BSP seen keeping rates steady; SDA rate cut possible
MANILA - The Philippine central bank is expected to keep its benchmark interest rate steady at a record low on Thursday, but there is a chance it may further cut the rate on its special deposit account (SDA) facility to curb the peso's strength.
All 10 economists in a Reuters poll expect the Bangko Sentral ng Pilipinas (BSP) to leave its overnight borrowing rate unchanged of 3.5 percent for a third meeting in a row.
With inflation forecast to stay within target and economic growth expected to remain strong this year, most economists believe the central bank will stand pat on rates until the end of the first half of 2013. The poll estimated the rate would rise to a median 3.75 percent by the end of the year.
"With no growth or inflation worries in the immediate term, BSP has focused its attention on handling portfolio inflows that have resulted in the peso turning in one of the best performances against the greenback among Asian currencies last year," said Eugene Leow, economist at DBS in Singapore.
But some economists said a cut in the interest rate the central bank pays on its short-term special deposit account cannot be ruled out at the March 14 meeting, as policymakers have said there is room to adjust the rate with inflation expected to remain benign.
Annual inflation quickened to 3.4 percent in February, the fastest since September, but stayed well within the central bank's 3 to 5 percent target band, supporting views inflation will be well-behaved this year.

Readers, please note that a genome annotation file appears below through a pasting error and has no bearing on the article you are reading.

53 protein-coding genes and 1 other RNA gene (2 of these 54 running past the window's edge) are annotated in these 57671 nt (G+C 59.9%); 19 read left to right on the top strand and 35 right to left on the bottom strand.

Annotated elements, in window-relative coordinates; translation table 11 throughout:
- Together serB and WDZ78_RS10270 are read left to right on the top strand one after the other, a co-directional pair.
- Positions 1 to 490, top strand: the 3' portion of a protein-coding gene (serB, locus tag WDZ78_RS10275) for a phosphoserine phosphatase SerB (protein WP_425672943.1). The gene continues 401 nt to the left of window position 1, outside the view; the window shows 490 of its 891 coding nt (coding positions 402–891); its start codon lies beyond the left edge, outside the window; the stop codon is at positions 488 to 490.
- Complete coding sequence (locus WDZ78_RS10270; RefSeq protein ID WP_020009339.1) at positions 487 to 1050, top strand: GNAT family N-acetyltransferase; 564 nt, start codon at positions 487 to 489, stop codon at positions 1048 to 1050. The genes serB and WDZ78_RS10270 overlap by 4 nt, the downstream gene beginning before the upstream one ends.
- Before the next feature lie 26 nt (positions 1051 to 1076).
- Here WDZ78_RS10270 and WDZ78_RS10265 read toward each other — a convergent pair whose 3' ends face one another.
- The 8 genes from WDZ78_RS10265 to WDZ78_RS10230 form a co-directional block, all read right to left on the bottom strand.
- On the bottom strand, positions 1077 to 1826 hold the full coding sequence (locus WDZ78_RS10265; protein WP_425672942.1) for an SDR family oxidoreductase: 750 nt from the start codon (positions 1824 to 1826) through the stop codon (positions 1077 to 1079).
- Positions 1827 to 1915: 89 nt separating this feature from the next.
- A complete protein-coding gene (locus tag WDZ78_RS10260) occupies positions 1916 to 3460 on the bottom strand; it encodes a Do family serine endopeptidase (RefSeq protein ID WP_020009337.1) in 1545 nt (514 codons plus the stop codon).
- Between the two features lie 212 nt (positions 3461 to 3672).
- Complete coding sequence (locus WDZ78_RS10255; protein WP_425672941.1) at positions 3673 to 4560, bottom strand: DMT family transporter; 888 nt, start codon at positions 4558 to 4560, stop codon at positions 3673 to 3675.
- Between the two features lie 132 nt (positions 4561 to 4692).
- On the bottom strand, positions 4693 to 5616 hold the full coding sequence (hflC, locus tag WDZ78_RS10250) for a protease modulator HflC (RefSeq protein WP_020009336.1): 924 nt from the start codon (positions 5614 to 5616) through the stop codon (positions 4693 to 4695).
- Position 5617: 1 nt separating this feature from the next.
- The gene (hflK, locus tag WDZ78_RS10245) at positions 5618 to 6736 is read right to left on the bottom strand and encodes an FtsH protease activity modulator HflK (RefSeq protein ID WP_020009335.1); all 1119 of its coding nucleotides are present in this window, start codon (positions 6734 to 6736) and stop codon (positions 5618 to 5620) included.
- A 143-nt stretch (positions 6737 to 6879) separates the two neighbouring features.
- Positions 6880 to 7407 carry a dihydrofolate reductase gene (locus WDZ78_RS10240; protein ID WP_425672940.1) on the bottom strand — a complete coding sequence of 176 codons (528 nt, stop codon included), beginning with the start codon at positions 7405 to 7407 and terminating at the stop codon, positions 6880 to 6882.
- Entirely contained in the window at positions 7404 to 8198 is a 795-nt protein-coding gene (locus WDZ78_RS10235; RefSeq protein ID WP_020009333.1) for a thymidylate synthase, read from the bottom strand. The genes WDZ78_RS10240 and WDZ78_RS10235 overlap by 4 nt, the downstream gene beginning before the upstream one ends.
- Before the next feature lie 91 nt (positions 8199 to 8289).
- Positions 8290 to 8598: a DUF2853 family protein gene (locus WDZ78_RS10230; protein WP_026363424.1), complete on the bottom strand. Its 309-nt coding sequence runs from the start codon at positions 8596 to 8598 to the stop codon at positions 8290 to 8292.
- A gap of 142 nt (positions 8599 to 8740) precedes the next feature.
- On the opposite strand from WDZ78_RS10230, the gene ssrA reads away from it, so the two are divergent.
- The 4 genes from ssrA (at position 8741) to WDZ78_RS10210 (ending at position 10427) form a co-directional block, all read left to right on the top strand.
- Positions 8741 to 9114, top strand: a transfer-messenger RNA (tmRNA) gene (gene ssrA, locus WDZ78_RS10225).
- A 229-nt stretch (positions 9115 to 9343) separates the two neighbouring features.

The central bank has lowered the SDA rate by a total of more than 100 basis points in the six months to January to encourage banks to lend more to consumers and discourage dollar flows that have pushed the peso to become Asia's second-best performing currency last year.
By bringing down the SDA rate to the current 3.0 percent for all SDA tenors ranging from one week to a month, the move will also lower the monetary authority's sterilization costs.
Funds placed with the SDA window totalled P1.86 trillion ($46 billion) in the week ending Feb. 15, down from a record P1.9 trillion in September, according to latest central bank data.
"The central bank has talked about setting up a (interest rate) corridor in the medium term and also about the corridor rates being unsymmetrical right now. This implies either a cut in the SDA or a reduction in the repo rate. We think SDA cut is more likely," said Vaninder Singh, economist at RBS in Singapore.